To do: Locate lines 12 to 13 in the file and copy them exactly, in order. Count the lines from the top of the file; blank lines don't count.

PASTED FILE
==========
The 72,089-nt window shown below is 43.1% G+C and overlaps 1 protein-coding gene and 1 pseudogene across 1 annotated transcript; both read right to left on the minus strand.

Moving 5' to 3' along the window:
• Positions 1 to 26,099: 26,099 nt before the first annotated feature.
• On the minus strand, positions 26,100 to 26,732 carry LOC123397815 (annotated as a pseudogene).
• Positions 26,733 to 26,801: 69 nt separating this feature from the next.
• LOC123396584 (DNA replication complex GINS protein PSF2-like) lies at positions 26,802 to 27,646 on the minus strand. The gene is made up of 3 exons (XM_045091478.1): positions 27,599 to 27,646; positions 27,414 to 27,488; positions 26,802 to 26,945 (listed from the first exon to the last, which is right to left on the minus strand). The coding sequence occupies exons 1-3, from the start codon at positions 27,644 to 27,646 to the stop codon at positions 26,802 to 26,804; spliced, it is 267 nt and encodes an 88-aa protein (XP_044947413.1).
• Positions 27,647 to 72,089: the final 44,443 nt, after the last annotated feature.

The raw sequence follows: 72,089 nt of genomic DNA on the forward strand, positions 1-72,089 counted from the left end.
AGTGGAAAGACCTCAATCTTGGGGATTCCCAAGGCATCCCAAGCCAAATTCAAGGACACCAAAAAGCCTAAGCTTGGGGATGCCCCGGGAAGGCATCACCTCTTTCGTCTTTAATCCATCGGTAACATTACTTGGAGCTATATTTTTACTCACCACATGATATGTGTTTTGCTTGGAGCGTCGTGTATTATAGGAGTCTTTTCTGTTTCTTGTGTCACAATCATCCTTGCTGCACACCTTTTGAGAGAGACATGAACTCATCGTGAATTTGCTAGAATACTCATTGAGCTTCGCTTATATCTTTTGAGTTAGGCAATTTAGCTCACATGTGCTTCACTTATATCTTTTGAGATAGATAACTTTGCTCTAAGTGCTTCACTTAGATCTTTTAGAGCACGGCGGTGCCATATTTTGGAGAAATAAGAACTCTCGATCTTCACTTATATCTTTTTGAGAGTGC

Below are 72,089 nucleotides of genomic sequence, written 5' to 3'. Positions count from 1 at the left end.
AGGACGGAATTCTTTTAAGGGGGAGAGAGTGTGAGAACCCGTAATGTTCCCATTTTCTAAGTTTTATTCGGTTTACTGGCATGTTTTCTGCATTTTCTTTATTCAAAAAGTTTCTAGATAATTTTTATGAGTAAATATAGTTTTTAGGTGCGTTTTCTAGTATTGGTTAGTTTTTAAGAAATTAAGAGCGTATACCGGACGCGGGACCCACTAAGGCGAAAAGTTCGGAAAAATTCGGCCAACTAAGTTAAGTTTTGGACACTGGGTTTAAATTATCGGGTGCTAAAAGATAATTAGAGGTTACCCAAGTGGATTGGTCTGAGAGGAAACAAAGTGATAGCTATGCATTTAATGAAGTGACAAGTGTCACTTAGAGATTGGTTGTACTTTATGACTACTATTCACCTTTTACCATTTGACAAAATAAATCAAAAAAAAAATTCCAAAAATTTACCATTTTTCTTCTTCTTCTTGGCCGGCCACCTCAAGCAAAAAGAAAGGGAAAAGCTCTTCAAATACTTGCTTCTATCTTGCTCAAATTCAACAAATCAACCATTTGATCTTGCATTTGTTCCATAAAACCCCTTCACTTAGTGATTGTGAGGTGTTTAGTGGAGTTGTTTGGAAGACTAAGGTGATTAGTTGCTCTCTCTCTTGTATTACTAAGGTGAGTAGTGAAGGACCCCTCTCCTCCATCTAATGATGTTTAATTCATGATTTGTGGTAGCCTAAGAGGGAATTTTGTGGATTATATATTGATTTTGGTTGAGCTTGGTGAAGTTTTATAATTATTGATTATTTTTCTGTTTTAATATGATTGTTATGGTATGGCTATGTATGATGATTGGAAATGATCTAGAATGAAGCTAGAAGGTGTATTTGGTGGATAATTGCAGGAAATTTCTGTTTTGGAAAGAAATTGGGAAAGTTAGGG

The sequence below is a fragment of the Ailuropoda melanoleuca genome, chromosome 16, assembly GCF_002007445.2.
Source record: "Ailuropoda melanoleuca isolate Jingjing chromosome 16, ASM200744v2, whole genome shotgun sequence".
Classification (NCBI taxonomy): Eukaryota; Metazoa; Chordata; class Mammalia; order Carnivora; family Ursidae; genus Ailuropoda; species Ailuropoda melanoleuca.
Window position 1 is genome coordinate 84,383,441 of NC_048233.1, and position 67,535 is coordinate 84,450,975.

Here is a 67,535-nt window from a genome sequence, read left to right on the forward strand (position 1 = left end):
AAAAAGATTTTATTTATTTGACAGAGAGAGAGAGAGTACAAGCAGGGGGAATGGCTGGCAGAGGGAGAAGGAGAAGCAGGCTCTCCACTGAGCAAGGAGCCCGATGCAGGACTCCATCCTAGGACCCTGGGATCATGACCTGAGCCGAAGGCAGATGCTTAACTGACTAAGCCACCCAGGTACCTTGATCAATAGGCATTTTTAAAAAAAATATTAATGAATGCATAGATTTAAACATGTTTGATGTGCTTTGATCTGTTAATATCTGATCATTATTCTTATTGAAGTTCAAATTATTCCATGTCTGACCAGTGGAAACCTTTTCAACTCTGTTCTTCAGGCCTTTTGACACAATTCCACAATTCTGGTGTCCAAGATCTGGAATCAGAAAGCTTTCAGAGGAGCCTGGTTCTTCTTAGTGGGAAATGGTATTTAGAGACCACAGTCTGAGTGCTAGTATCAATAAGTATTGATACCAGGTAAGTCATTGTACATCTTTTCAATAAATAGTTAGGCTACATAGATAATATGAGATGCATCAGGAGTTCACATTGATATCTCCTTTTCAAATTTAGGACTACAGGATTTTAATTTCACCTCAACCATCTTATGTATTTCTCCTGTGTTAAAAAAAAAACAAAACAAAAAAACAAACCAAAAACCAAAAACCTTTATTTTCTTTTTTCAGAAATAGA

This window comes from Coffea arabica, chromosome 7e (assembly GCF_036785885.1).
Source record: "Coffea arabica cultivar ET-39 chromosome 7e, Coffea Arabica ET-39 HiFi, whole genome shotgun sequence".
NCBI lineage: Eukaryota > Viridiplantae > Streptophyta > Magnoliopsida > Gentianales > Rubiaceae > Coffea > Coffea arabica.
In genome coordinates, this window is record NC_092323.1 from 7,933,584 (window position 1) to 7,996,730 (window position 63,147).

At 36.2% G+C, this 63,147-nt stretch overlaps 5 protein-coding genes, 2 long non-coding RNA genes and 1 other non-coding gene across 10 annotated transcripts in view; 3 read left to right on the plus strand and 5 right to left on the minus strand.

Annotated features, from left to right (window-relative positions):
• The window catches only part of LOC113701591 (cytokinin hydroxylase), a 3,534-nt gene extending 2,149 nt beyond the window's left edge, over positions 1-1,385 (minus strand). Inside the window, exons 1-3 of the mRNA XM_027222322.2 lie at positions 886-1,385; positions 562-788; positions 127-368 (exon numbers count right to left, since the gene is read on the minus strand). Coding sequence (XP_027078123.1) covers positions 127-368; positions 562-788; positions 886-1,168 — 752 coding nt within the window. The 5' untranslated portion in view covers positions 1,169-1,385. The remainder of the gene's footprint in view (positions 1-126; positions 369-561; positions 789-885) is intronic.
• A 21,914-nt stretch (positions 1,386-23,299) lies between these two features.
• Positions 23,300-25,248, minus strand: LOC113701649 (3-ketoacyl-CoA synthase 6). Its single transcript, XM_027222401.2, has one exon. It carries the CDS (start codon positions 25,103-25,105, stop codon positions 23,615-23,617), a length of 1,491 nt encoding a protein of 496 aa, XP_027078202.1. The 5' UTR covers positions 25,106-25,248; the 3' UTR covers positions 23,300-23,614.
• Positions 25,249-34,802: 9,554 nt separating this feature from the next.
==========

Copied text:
The sequence below is a fragment of the Ailuropoda melanoleuca genome, chromosome 16, assembly GCF_002007445.2.
Source record: "Ailuropoda melanoleuca isolate Jingjing chromosome 16, ASM200744v2, whole genome shotgun sequence".